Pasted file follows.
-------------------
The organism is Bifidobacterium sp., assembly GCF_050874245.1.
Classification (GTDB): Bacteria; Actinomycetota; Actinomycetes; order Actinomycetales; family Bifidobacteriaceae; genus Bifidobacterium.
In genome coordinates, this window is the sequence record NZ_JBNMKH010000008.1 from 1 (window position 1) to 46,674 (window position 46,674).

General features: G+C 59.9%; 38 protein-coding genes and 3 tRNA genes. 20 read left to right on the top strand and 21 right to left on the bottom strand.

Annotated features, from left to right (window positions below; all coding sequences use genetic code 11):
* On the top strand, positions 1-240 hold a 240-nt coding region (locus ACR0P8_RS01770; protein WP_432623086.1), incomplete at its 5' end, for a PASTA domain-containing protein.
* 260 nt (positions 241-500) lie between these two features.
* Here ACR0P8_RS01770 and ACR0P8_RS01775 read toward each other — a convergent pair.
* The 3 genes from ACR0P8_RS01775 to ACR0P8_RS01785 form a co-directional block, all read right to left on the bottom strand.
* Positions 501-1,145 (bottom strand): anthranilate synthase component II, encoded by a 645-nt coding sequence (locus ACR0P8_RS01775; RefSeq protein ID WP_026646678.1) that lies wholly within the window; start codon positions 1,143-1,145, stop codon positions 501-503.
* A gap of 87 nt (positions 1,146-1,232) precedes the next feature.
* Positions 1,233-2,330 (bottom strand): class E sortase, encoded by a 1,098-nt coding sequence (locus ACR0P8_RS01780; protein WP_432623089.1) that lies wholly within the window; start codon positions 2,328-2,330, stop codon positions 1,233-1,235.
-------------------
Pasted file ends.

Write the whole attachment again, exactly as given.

The organism is Bifidobacterium sp., assembly GCF_050874245.1.
Classification (GTDB): Bacteria; Actinomycetota; Actinomycetes; order Actinomycetales; family Bifidobacteriaceae; genus Bifidobacterium.
In genome coordinates, this window is the sequence record NZ_JBNMKH010000008.1 from 1 (window position 1) to 46,674 (window position 46,674).

General features: G+C 59.9%; 38 protein-coding genes and 3 tRNA genes. 20 read left to right on the top strand and 21 right to left on the bottom strand.

Annotated features, from left to right (window positions below; all coding sequences use genetic code 11):
* On the top strand, positions 1-240 hold a 240-nt coding region (locus ACR0P8_RS01770; protein WP_432623086.1), incomplete at its 5' end, for a PASTA domain-containing protein.
* 260 nt (positions 241-500) lie between these two features.
* Here ACR0P8_RS01770 and ACR0P8_RS01775 read toward each other — a convergent pair.
* The 3 genes from ACR0P8_RS01775 to ACR0P8_RS01785 form a co-directional block, all read right to left on the bottom strand.
* Positions 501-1,145 (bottom strand): anthranilate synthase component II, encoded by a 645-nt coding sequence (locus ACR0P8_RS01775; RefSeq protein ID WP_026646678.1) that lies wholly within the window; start codon positions 1,143-1,145, stop codon positions 501-503.
* A gap of 87 nt (positions 1,146-1,232) precedes the next feature.
* Positions 1,233-2,330 (bottom strand): class E sortase, encoded by a 1,098-nt coding sequence (locus ACR0P8_RS01780; protein WP_432623089.1) that lies wholly within the window; start codon positions 2,328-2,330, stop codon positions 1,233-1,235.